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When Keolebogile Motaung moved from being an academic to running her own business things were harder than she imagined.
“I did not even understand what pitching was,” said Motaung (pictured above, middle), who is the founder of Global Health Biotech. The startup, which she started in March, last year develops alternative treatment products for osteoarthritis, fracture healing, bone and cartilage regeneration.
But following training and support Motaung received from the FemBioBiz Acceleration Programme, her startup has begun manufacturing 5000 units of product she plans to retail at R100 each. She has already received commitments from various clients who are interested in buying the product.
The programme targets female bio-science entrepreneurs, and was launched earlier this year by the SA Network for Biosciences (SANBio), set up by the New Partnership for Africa’s Development (Nepad). SANBio is jointly funded by Finland, South Africa and participating SADC member states.
I did not even understand what pitching was, says FemBioBiz acceleration programme winner
In September the professor in biosciences won R250 000 during a pitching competition the accelerator ran in September. The prize includes a study tour to Finland and the opportunity to attend the Slush 2017, one of Europe’s biggest startup events taking place between 30 November and 1 December 2017.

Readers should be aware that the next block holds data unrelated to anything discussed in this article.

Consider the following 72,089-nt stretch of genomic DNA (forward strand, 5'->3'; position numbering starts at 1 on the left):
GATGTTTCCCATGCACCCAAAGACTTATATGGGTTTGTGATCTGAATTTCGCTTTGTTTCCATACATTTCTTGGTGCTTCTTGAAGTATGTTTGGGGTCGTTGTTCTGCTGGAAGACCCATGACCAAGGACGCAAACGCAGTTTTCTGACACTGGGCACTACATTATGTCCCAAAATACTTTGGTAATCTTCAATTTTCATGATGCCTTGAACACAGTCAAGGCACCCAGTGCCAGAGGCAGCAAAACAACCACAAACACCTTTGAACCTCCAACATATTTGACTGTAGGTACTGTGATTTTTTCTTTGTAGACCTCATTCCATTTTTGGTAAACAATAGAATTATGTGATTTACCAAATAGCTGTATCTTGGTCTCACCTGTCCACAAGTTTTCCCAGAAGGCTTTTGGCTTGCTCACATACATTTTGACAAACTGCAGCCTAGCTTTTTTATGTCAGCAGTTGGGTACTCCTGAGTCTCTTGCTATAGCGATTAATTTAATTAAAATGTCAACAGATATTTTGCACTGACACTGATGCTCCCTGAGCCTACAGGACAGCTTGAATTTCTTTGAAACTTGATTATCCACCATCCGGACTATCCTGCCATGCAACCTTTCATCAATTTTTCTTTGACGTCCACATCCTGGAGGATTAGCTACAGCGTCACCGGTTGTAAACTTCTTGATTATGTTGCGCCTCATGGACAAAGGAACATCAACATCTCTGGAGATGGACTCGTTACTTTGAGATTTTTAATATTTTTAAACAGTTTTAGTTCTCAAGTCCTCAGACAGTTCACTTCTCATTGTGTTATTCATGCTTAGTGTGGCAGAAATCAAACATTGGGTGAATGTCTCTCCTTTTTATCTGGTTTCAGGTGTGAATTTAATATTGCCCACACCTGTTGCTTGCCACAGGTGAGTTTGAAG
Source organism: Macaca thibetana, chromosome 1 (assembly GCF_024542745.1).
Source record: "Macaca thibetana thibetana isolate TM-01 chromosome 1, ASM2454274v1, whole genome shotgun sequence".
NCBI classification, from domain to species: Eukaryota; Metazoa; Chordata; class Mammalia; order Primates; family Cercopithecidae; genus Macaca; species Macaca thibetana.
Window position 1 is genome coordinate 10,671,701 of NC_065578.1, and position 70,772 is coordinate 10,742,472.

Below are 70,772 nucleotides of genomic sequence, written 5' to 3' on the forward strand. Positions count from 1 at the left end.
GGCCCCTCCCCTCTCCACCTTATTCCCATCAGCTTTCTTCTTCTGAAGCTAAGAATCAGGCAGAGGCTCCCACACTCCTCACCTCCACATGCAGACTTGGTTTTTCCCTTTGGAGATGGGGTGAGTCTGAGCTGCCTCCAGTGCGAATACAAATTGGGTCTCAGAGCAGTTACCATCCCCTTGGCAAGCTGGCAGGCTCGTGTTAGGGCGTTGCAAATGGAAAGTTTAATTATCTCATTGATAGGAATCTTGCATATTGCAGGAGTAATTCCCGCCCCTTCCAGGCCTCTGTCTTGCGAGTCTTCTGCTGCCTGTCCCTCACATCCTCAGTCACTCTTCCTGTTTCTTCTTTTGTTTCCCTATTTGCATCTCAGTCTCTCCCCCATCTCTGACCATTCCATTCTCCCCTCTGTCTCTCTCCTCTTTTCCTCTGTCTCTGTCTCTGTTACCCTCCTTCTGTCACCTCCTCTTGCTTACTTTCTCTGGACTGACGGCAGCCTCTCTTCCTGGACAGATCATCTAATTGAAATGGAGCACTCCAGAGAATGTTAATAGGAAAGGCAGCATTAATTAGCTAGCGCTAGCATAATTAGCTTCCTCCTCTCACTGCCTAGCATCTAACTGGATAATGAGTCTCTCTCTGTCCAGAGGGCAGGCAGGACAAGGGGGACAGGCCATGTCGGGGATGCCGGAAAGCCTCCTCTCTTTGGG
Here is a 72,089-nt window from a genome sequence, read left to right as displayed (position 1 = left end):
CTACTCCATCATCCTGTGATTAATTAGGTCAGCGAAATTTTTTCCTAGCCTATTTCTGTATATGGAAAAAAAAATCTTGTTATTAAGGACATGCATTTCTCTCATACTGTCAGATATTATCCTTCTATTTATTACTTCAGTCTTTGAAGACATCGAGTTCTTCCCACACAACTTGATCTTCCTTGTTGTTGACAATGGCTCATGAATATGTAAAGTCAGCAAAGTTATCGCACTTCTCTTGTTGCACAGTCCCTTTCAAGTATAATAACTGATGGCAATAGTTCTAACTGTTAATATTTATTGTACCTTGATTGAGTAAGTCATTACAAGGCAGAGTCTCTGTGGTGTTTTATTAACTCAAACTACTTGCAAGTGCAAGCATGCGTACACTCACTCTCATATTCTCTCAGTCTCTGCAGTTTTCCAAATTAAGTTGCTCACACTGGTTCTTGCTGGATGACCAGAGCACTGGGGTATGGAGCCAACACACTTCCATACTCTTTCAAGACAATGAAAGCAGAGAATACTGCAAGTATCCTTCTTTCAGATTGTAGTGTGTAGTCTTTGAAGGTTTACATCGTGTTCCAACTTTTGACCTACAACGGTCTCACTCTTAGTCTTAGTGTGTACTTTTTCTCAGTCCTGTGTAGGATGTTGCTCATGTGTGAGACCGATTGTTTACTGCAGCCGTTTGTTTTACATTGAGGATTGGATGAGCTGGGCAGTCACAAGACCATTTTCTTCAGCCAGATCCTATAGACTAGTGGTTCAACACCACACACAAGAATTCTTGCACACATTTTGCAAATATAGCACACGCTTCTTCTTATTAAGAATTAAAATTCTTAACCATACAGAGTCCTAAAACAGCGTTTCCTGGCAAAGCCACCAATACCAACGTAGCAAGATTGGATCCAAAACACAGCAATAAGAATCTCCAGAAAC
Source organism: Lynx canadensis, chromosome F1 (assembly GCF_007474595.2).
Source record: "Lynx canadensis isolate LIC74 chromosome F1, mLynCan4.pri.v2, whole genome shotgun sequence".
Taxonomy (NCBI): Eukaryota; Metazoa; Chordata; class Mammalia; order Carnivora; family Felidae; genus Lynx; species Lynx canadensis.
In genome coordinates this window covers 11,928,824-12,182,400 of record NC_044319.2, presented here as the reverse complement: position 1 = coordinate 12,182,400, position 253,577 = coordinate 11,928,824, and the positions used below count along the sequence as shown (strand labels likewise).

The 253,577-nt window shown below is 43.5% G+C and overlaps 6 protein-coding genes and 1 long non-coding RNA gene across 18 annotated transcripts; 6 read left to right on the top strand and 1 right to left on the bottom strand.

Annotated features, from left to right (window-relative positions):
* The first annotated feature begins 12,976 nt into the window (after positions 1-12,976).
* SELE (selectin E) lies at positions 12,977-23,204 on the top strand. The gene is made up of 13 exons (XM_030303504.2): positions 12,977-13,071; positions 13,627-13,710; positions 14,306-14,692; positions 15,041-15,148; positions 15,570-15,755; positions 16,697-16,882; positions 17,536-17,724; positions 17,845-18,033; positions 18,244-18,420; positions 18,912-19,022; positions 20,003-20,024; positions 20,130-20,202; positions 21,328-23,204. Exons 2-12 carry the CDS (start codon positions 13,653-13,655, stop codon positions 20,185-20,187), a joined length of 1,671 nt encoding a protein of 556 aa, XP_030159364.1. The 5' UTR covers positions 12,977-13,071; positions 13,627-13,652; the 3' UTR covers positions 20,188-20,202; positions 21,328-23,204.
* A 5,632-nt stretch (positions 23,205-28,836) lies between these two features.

Motaung believes she is now confident enough that she can even advise other scientists on how to turn their ideas into viable businesses.
The entrepreneur is part of the first phase of the FemBioBiz Acceleration Programme which drew participants from Malawi, Zimbabwe, Zambia, Mozambique, Botswana, and South Africa for pitch training sessions between 25 May and 28 June this year.
The training sessions included an intensive two-day training course which culminated in participants pitching their businesses to a panel of judges. The top 10 performers then proceeded to a four-day bootcamp in Pretoria between 24 and 28 July.
This was followed by another month of mentoring in preparation for the grand finale, a pitching competition which took place at the 2017 SA Innovation Summit.
The top three winners received between R100 000 and R250 000 from SANBio to grow their businesses, while the top four winners will participate in the study tour to Finland and chance to attend Slush 2017.
The second runner up, Chengie Defluoridation Technologies founder Stella Gonye is developing a device that removes excess fluoride in drinking water. The third winner Sleek Foods founder Nkata Seleka produces ready-to-eat pastes currently being sold in several supermarkets across Botswana.
SANBio expects that the projects it is currently funding will reach commercialisation within two years. As it stands, eight of the projects have completed prototyping and one is already scaling-up production.
Featured image (from left to right): FemBioBiz Acceleration Programme winners Stella Gonye, Keolebogile Motaung and Nkata Seleka (Supplied)